The National Reserve Bank of Angola (BNA) foresees by the end of 2023, an inflation rate of between 9 and to 11 percent close to that recommended in the Southern African Development Community (SADC).
José de Lima Massano, BNA governor, has said that even with this forecast it is still too high.
The inflation target for the SADC countries is 4 to 6 percent, figures that will not be seen by the end of 2023 in Angola.
Currently, the BNA’s basic interest rate has risen from 19.5 percent to 18 percent, which is still above the inflation rate of 13.8 percent.
Speaking at a press conference after the meeting of the Monetary Policy Committee (CPM), Lima Massano spoke of the need to work more to reduce inflation, an exercise that for him should not be seen as “strangling” the economy.
“If the current picture remains unchanged, we have conditions to continue along this path”, Massano said.
To Massano, if the pace of the economy continues, and if external factors do not affect the country’s main export product, oil, or stability is maintained in the foreign exchange market and the supply of essential local and imported goods continues, then conditions are in place to reduce inflation.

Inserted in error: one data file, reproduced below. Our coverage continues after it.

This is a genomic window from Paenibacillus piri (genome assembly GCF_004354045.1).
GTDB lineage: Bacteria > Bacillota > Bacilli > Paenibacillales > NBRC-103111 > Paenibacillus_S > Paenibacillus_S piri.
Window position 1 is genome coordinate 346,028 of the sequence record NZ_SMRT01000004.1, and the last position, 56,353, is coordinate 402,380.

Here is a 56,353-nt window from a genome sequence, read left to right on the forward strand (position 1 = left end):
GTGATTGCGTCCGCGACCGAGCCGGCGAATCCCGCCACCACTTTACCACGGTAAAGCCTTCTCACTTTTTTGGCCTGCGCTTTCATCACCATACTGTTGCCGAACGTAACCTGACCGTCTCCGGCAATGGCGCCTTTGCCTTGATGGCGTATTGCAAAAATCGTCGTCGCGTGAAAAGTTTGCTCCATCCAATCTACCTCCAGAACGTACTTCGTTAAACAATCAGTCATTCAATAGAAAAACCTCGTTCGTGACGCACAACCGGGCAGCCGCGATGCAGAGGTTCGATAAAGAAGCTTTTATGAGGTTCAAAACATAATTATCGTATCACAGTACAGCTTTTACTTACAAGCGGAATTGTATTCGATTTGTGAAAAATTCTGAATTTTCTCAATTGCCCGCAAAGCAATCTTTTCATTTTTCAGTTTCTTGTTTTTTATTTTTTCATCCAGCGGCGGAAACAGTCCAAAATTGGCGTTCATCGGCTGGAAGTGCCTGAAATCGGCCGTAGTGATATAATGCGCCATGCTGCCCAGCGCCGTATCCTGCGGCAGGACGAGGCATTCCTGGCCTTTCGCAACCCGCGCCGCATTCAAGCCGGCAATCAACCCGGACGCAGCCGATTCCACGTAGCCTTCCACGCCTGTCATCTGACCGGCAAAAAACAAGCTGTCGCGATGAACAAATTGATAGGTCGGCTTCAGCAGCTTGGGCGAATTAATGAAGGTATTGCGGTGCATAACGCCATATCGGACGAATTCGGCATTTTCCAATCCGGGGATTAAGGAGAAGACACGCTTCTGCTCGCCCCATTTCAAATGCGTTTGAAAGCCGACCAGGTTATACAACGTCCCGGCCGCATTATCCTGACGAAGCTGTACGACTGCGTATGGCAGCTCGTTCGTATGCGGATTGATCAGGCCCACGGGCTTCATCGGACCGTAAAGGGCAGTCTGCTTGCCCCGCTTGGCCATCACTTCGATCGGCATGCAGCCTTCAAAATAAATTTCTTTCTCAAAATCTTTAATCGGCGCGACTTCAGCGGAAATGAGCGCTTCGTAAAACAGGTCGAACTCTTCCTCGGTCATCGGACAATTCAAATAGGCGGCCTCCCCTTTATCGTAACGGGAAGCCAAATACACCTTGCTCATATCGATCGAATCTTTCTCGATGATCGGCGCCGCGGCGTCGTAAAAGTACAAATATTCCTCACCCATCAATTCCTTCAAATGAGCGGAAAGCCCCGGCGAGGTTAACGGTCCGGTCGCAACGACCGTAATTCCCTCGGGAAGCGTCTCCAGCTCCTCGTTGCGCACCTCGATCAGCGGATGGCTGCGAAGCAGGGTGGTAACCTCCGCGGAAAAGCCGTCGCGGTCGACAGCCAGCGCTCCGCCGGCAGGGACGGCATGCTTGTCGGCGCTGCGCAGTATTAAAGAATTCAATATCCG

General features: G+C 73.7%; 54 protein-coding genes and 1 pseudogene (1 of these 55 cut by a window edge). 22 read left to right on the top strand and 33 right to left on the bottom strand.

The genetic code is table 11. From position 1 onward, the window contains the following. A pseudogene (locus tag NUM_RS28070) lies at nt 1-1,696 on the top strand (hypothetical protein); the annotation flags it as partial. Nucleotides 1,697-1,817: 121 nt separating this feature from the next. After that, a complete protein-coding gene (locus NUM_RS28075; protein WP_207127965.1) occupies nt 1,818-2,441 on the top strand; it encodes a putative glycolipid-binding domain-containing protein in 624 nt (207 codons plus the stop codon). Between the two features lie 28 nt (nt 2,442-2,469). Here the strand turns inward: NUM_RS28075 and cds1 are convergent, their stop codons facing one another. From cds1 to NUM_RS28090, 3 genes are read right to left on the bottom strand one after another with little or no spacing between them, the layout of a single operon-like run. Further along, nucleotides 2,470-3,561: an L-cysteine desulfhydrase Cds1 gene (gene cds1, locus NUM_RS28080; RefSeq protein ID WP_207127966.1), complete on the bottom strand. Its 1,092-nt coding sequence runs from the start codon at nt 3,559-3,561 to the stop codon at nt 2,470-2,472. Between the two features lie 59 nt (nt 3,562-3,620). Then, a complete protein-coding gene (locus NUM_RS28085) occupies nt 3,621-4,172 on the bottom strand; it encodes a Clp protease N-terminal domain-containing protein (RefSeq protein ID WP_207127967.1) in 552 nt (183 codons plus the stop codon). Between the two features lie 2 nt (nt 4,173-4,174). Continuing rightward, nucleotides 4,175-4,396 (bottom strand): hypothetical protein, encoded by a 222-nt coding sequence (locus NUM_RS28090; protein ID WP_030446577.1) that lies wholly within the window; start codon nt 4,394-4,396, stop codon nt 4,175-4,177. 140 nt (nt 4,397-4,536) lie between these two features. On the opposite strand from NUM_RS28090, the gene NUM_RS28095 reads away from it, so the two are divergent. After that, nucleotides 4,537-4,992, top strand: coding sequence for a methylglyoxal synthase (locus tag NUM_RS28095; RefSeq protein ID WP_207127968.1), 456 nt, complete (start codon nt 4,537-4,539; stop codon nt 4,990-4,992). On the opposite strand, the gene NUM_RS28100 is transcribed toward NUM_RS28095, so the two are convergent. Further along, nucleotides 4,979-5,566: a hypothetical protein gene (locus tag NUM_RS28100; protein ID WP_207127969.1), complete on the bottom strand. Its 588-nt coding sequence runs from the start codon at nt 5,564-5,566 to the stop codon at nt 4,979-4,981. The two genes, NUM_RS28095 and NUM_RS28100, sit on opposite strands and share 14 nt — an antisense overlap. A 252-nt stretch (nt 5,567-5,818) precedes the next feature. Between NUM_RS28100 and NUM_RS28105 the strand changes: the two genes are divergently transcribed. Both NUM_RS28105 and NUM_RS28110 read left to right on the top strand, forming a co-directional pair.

“That is also our expectation”, Massano said, having admitted that in order to get there the Monetary Policy Committee would have to continue to maintain a restrictive policy.
For economic growth in 2023, the BNA expects the national economy to continue on its upward trend growing at a rate of around 3.3 percent.
In 2022, inflation was 13.8%, observing a sharp drop in the economy compared to 27.03% recorded in 2021.
In that period, 2022, there was a lower variation in prices in the economy, with a sharp drop in the prices of some products.
The behaviour of inflation was influenced by the monetary policy in progress, appreciation of the national currency in relation to foreign currencies, as well as the increase and regularity of the supply of widely consumed goods, especially foodstuffs.